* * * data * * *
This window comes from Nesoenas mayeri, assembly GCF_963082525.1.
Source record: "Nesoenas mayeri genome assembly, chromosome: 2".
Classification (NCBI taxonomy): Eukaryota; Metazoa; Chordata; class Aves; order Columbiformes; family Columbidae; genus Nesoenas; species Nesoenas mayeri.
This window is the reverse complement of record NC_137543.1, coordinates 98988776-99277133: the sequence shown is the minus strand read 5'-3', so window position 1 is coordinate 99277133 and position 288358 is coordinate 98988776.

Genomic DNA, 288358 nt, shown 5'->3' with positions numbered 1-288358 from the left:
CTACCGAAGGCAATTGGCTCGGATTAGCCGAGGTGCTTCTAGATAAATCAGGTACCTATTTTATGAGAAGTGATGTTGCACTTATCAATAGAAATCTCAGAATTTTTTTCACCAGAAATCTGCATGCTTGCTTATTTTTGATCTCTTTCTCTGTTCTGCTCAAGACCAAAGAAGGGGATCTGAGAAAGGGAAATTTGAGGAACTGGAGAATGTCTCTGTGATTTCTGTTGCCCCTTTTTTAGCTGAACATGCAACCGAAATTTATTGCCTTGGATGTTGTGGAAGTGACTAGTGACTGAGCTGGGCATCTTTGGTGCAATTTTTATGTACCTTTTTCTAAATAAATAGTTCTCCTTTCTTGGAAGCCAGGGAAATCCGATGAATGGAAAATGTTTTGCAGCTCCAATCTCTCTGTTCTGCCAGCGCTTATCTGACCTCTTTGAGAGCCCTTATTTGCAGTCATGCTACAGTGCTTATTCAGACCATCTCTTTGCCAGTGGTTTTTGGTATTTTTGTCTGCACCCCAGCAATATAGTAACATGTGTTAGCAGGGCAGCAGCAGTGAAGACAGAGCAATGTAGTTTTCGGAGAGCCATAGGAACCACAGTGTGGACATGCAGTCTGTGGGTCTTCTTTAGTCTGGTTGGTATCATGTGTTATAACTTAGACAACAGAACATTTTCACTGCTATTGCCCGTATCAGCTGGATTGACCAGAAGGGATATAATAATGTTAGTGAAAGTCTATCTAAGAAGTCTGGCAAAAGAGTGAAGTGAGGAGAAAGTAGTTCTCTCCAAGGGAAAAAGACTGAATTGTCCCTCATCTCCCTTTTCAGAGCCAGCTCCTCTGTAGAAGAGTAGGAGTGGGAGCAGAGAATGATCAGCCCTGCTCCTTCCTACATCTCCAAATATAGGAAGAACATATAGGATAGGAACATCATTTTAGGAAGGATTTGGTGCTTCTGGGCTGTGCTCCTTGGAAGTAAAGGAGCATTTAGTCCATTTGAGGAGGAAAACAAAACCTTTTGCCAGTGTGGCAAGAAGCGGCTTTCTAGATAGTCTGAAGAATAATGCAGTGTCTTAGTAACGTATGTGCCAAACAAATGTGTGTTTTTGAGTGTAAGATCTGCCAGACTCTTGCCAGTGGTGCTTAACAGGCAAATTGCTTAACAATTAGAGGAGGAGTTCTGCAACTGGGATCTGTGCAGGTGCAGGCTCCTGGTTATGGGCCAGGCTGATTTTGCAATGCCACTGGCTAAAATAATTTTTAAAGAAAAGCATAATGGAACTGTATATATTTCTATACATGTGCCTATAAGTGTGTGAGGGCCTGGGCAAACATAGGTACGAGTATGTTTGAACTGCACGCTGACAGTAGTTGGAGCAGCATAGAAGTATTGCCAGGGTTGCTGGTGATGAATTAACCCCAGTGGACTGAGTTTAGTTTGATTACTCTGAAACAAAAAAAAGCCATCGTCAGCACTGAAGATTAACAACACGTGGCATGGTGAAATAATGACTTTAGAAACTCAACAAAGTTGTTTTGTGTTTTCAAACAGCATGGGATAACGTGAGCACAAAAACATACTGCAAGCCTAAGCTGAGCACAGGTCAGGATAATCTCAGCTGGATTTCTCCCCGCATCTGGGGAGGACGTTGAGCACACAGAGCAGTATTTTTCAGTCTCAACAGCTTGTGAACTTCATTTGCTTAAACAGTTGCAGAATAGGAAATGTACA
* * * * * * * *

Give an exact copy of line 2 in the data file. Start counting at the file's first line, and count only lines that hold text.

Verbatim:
Source record: "Nesoenas mayeri genome assembly, chromosome: 2".